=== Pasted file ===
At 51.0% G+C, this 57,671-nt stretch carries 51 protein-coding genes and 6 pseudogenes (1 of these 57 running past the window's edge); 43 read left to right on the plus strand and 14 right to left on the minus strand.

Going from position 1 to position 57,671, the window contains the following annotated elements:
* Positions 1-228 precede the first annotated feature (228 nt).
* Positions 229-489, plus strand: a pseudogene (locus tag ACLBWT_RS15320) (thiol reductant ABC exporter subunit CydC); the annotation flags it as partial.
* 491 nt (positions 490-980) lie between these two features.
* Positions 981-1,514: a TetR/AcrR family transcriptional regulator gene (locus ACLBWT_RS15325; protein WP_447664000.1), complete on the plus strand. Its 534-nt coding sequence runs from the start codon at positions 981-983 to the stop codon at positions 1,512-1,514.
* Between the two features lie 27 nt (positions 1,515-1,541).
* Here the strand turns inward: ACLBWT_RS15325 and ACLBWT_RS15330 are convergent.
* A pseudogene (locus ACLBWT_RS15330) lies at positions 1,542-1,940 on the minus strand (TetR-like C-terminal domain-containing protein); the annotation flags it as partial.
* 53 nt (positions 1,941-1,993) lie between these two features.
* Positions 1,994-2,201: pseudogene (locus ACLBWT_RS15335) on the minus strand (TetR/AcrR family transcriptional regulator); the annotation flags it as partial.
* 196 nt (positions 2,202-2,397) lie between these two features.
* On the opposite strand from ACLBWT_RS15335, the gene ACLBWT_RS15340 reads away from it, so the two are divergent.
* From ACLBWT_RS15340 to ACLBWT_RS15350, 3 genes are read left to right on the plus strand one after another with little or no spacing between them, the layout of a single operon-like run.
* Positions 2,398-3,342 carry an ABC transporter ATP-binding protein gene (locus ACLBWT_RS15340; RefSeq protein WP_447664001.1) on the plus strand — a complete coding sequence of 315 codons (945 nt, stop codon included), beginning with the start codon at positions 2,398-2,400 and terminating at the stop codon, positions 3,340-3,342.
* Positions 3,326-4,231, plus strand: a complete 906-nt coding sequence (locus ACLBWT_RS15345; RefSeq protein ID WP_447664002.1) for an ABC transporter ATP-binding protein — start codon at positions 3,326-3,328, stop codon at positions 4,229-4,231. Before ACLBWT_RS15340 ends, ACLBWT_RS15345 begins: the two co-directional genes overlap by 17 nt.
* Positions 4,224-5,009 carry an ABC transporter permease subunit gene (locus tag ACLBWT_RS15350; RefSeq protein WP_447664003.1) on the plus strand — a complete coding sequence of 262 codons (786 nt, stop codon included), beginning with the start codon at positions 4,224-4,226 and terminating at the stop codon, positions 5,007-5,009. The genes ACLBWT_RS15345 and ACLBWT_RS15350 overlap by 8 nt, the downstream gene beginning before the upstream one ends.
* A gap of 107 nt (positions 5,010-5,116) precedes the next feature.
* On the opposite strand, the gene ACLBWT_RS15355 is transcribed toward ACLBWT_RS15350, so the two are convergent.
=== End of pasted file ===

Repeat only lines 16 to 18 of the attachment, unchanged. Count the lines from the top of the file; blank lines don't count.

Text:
* Positions 3,326-4,231, plus strand: a complete 906-nt coding sequence (locus ACLBWT_RS15345; RefSeq protein ID WP_447664002.1) for an ABC transporter ATP-binding protein — start codon at positions 3,326-3,328, stop codon at positions 4,229-4,231. Before ACLBWT_RS15340 ends, ACLBWT_RS15345 begins: the two co-directional genes overlap by 17 nt.
* Positions 4,224-5,009 carry an ABC transporter permease subunit gene (locus tag ACLBWT_RS15350; RefSeq protein WP_447664003.1) on the plus strand — a complete coding sequence of 262 codons (786 nt, stop codon included), beginning with the start codon at positions 4,224-4,226 and terminating at the stop codon, positions 5,007-5,009. The genes ACLBWT_RS15345 and ACLBWT_RS15350 overlap by 8 nt, the downstream gene beginning before the upstream one ends.
* A gap of 107 nt (positions 5,010-5,116) precedes the next feature.